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Pediatric Design for Improved Patient Experiences: An interview with HOK’s Karen Freeman

Karen Freeman, AIA, ACHA, a practice leader for Healthcare based in HOK’s Atlanta office, has dedicated much of her 20-year career to the design of spaces that support the health and wellbeing of children, collaborating on pediatric healthcare projects across the globe.

Freeman shares her thoughts on the complexities of designing healing environments for children, how design can support a child’s emotional and developmental journey, and the role of big data and informatics in children’s healthcare.

What’s your favorite part of designing pediatric healthcare environments?

I love the complexity of pediatric projects. Our end user extends far beyond children to include patients into their 20s, and the needs of their parents, siblings and extended family. We’re also designing for the medical staff, creating spaces that help them do their job efficiently, allowing them to spend more time and attention on patient care. Designing for these varying groups, creating flexibility, and understanding complexity is a challenge that stimulates innovation and creativity in the design team. Ultimately, in architecture and design we provide a service—and what more fulfilling service is there than designing an environment to promote healing and wellness for children?

You mention the complexity of pediatric care. How do you design for that?

As pediatric patients present with more acute diagnoses and require more complex care, there is often a multidisciplinary team with a coordinated care plan treating these children. This impacts the kind of spaces we design. We’re seeing an increasing number of acuity-adaptable spaces to accommodate these diverse teams. In the outpatient setting, more sub-specialty ambulatory buildings are being built, and healthcare institutions are aggregating sub-specialists into a single location, allowing patients to see several providers at one time. Children also have different psychological and social needs than adults, which requires us to tailor the emotional journey differently.

Can you discuss that a bit more – the emotional journey as it relates to pediatric patients?

Our ability to process information is not fully formed until our teenage years. So, breaking down the medical experience into moments that can be easily understood allows children to interact with their surroundings in a more meaningful way. Children are inherently more social, even when they are not feeling their best. Creating environments that promote positive social interactions—through touch, talk, and meaningful communication—can engage both our pediatric patients and their families.

Could you give us an example of design that improves the emotional journey?

Sure. Most medical journeys require some amount of time in waiting rooms. Yet waiting can be particularly difficult for children. Research shows that by using positive distractions such as sound, graphics, art, opportunities for passive and active play, and—perhaps most importantly—views to nature, we can mitigate the stressors and boredom of waiting. Another example is how we address patient flow and wayfinding. Children are looking to their parents to guide them through unfamiliar processes and places.  If a parent is stressed trying to locate their intended destination, it erodes trust in the bond between parent and child.  A simple, easy to understand patient flow allows the parent to focus on their child’s wellbeing.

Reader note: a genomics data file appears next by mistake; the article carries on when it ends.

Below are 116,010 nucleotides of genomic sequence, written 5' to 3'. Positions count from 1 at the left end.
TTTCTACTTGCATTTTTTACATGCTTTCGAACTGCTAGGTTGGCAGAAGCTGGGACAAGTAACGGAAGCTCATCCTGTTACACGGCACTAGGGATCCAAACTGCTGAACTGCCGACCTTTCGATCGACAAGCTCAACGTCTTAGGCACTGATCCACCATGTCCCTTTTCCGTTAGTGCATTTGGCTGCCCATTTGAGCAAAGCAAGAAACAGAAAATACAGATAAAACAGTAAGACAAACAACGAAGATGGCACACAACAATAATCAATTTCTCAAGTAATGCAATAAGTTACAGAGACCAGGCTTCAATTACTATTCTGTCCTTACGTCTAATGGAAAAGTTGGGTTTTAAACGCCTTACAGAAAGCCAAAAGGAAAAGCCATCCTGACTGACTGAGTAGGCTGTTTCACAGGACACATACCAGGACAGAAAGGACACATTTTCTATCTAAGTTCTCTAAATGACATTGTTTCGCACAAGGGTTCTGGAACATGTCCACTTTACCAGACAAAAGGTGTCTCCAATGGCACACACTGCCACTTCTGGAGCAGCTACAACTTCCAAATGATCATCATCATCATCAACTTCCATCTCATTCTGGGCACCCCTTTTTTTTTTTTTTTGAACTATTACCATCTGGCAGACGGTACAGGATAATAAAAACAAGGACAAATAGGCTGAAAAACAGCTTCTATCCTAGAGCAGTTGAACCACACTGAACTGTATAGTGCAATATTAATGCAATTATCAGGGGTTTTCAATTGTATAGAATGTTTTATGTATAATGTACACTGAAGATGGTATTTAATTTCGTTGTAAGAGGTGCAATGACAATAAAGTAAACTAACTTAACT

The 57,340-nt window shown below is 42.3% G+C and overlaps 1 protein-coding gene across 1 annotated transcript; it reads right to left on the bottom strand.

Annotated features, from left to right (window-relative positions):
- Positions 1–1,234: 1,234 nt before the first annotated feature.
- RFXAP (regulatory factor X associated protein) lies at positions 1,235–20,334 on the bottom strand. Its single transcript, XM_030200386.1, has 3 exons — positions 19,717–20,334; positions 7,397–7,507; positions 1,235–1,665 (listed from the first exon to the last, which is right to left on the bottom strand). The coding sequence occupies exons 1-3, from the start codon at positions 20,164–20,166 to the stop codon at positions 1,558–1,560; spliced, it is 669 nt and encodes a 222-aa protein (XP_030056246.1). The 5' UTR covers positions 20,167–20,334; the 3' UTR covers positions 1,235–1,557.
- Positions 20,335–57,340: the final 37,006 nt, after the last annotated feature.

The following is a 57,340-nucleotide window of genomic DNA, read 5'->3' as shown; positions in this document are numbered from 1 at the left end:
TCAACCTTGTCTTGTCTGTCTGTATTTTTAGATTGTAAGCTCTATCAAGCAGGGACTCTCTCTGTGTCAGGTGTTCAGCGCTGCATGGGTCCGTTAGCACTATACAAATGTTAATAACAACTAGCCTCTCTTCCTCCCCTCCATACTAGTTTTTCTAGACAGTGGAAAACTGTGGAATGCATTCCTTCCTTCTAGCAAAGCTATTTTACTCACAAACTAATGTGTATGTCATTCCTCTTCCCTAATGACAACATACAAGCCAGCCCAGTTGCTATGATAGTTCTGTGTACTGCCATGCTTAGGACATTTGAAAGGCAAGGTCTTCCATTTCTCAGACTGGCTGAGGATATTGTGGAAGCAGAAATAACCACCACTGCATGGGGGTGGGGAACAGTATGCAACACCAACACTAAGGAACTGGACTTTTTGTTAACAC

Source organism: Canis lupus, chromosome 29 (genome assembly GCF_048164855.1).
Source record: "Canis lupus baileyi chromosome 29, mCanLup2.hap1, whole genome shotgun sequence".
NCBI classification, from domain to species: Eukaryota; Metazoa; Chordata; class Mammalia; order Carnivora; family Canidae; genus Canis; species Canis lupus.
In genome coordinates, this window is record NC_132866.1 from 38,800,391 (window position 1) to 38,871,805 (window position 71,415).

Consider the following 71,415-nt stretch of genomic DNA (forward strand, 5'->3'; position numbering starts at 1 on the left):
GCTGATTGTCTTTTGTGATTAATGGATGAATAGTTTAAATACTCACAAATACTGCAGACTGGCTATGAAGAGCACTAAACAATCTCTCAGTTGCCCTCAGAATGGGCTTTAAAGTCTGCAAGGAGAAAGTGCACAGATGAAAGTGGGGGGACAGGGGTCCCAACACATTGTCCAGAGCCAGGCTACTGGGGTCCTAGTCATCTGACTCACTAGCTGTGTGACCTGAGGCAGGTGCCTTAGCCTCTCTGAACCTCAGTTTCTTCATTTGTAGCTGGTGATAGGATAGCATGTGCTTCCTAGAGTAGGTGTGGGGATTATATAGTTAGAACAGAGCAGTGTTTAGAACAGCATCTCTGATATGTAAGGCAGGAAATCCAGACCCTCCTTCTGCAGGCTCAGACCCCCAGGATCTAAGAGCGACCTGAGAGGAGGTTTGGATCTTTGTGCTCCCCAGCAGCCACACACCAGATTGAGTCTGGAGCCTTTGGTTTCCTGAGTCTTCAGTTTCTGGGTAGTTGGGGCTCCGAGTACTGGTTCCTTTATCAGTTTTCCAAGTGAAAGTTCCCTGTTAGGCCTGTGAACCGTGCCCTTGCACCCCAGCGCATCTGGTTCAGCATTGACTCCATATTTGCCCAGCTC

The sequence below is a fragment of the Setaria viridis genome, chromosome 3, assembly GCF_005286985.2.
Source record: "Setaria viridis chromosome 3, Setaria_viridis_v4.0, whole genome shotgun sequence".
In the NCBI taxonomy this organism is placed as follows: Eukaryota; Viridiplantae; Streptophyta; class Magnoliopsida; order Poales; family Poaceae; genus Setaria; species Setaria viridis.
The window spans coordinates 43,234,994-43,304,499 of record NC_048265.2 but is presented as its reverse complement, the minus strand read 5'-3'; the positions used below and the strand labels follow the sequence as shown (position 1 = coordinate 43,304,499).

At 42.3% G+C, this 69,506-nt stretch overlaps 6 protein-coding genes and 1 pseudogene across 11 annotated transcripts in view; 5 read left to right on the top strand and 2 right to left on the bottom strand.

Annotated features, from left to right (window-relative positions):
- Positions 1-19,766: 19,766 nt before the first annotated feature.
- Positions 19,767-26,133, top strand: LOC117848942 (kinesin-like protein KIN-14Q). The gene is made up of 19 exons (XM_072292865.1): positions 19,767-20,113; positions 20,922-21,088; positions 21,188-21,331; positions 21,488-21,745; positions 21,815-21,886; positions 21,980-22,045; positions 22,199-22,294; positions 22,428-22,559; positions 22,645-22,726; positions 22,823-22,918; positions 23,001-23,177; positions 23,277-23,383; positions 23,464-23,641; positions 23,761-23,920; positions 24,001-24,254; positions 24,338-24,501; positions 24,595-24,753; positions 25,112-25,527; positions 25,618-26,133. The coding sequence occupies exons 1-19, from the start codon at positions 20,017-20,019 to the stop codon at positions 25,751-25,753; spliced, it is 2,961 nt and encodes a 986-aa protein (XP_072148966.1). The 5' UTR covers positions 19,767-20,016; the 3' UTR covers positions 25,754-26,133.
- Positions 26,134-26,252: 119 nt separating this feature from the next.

There is a lot of talk these days about Big Data and bioinformatics and its impact on healthcare. How is Big Data impacting pediatrics?

Gathering, analyzing, and leveraging data in pediatrics is particularly important as infants and children are often not equipped with the same tools to effectively communicate their comfort levels in the healthcare environment. By leveraging trends realized through big data, another avenue is opened to communicate with patients and effectively plan for their care. Big data can also leverage experiences across multiple health systems for the benefit of the patient; each individual hospital may not treat enough patients with a rare or complex condition to allow them to generate a large enough sample size to effectively reach conclusions.  While sharing data across multiple systems can be one of the largest hurdles to the implementation of big data, the reward is that knowledge discovery can be accelerated.

What is something in pediatric design that cannot be emphasized enough?

Going to the doctor or being in the hospital can be a very stressful time for children and their parents. I love that through design, we can make that experience better. We can create whimsical, uplifting environments for the social and psychological needs of children, while also building trust and conveying clearly to parents that their children are receiving high-quality medical care. The importance of the patient and family experience is not to be overlooked and is at the core of our designs: how can we make the process as simple as possible, how can we assist the medical team and the quality of their care, how can we reduce anxiety, and ultimately how can we uplift and inspire?

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